Alan Smithee

Games That Defined Me — Einhander

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There was a time, believe it or not, when Square Soft was known for making quality games and releasing brand new role-playing games here in America. Their name stood for quality games, and not the tarnished company they have become. Nobody will deny the awesomeness that was Square during the SNES period, nobody! This trend thankfully continued into the 32-bit generation when Square started to branch off into other genres of gaming.

I saw no problem with the company attempting to find new IPs to sell, in fact, I relish it. It was this awkward mid-to-late 90s time period when games were going 3D and starting to get more and more complex (who remembers seeing all the buttons on the original PlayStation controller and thinking HOLY SHIT!?!) that spawned some of my favorite games of all time. In my opinion, there’s nothing worse than a company that has pigeon-holed themselves into a specific genre or game. Thankfully, not all of the games that Square branched out to create were utter failures, which brings me to today’s topic of discussion Einhander.

The story of the game drops you smack dab in the middle of an ongoing battle between the Earth and its Moon. The character you assume the role of is a pilot from the moon who is sent on a suicide mission to infiltrate Earth, collect enemy intelligence, and just simply destroy as much of the Earth’s military complex that you can.

The game itself is a shmup, no more, no less. However, the real innovation comes from the game’s weapon system. Each ship that you can pilot in the game comes with a 1~2 shot weapon at the start but it was which weapons and how you used them that determined your success. You could choose from the Vulcan, Cannon, Spreader, Grenade, Wasp, Riot, Hedgehog, and Blade (plus 4 others that were secret). Each weapon had its own merits and weaknesses and also had alt-fire or a reverse firing position.

You could pick from one of three fighters at the start of the game:


The Astraea (can equip two gunpods)


The Endymion MkII (can pickup 3 gunpods, and equip one at a time)


The Endymion MkIII (can equip one gunpod, can only carry one at time, has 2 standard cannons)

Progression through the game is a your standard fare for a shooter with an increasing learning curve. Each stage has secrets that net you bonus points upon completion and unlock different paths you can take through the stage. Unlocking these could be as simple as shooting all of the signs in the level, shooting the differently colored enemies, or by picking apart a boss in a certain order.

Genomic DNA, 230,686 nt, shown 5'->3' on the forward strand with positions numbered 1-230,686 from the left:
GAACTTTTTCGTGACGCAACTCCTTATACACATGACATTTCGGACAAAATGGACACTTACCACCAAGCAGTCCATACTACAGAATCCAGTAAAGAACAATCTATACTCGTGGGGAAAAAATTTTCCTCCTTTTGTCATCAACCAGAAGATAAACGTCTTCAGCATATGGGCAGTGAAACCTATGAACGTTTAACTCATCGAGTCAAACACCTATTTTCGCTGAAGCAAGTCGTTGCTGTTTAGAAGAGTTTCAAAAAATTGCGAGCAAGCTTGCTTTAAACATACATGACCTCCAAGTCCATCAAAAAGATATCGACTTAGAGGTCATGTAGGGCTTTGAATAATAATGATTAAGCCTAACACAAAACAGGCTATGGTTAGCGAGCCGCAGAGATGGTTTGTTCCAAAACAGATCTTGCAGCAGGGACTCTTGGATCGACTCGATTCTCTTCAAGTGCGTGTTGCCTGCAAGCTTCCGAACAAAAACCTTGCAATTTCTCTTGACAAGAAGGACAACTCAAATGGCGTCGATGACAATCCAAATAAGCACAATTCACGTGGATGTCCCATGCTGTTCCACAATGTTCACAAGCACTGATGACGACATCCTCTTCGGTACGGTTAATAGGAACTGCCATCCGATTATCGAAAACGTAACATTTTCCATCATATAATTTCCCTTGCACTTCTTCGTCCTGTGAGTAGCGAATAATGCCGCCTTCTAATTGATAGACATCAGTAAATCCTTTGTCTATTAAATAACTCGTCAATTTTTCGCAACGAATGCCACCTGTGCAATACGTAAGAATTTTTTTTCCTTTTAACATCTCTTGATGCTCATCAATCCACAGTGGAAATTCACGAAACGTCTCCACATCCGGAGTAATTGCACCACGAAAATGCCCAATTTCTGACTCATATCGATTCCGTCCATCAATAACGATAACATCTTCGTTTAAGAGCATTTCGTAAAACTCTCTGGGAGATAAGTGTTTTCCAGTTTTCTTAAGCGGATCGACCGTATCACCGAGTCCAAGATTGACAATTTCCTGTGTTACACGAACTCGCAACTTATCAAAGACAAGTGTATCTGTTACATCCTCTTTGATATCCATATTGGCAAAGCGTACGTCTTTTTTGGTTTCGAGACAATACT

Each one of these secrets that you unlocked gave you a healthy score bonus and sometimes helped you find one of the 4 secret gunpods the game has. The great was that when you grabbed a gunpod in the game and lost all your lives, you can restart after a continue with a different ship and equip it with whatever weapons you’ve unlocked.

Getting all of the specials netted you the Unknown Fighter Type I which was smaller than all the other ships, much faster, and looked exactly like a police cruiser you see at the beginning of the first stage. However, the best fighter in the game is solely obtained by finishing the game on hard mode using only 3 continues or less.

With each continue , you only get 3 fighters. That means you get 9 ships to go through an already challenging game. Shit, it’s hard enough to beat the game on normal mode using 10 continues. As of writing this, I have yet to finish the game on hard under 5 continues, but I’ll get there…one day.

That leads me to talking about Einhander’s gameplay. The controls are tight, very tight, almost to the point where if you twitch you could die. The collision detection is spot on without ever becoming a ‘bullet-hell’ type of game.

The game’s difficulty is simply hard (sorry for the oxymoron), and by hard I mean the Contra style of hard, the good kind of difficulty that BigPopaGamer wrote about yesterday…you know, the kind that keeps you coming back for more even though it continues to kick your ass.

The bosses and minibosses of the game (13 total) are some of the most detailed and varied characters I’ve seen in a PlayStation generation shooter. They are very reactive to your actions, and many of them require more strategy than blasting away at them. I know that I was surprised a few times when they took me out when I wasn’t expect it.

I can fondly recall all of the hours spent playing this game, up until the wee hours of the morning, attempting to reach the final boss. Out of the 2 or 3 times that I did manage to get there, I’ll never forget my power shutting off right as I deal the deathblow…I’m still pissed now that I think of it.

A quick note on the soundtrack before wrapping this up, it had a great sound effects for each of the weapons, ships, and explosions. It also featured bosses that taunted you in German. The composer of the excellent OST was Kenichiro Fukui, who worked on a few of the Final Fantasy games, who provided a disc full of techno ranging all the way from Trance to House with a little Ambient thrown in there.

I really wish that Square would make a sequel for this game, but with their current track record, of rehashing Final Fantasy games instead of taking risks to invest in new IPs like they did with Einhander.

I already had a taste for shooters before Einhander came about, but ever since its release I judge every shmup that followed it with a stern gaze…it’s that good. This truly is a hallmark of the PlayStation generation, shmups, and will always be one of my favorite games of all time. Thanks for reading!

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